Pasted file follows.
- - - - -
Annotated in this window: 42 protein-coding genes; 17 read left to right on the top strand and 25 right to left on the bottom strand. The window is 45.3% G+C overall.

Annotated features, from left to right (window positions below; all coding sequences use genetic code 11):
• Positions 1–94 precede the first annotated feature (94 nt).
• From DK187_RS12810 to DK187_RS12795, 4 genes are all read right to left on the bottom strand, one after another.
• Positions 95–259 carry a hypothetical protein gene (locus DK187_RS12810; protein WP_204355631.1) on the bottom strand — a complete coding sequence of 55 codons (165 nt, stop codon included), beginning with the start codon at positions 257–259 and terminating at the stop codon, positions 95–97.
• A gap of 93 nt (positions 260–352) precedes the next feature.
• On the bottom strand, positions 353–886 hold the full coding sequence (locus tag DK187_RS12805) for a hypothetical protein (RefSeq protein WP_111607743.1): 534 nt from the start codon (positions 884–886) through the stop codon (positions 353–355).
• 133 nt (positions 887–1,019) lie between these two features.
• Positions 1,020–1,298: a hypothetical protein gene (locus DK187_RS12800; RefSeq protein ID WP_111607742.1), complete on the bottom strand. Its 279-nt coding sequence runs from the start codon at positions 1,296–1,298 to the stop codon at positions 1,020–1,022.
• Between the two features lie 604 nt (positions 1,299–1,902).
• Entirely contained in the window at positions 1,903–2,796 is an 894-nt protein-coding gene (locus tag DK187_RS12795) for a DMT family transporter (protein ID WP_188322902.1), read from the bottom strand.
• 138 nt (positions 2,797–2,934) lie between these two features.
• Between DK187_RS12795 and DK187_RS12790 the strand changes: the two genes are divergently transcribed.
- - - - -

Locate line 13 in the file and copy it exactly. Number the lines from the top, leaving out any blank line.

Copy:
• Between DK187_RS12795 and DK187_RS12790 the strand changes: the two genes are divergently transcribed.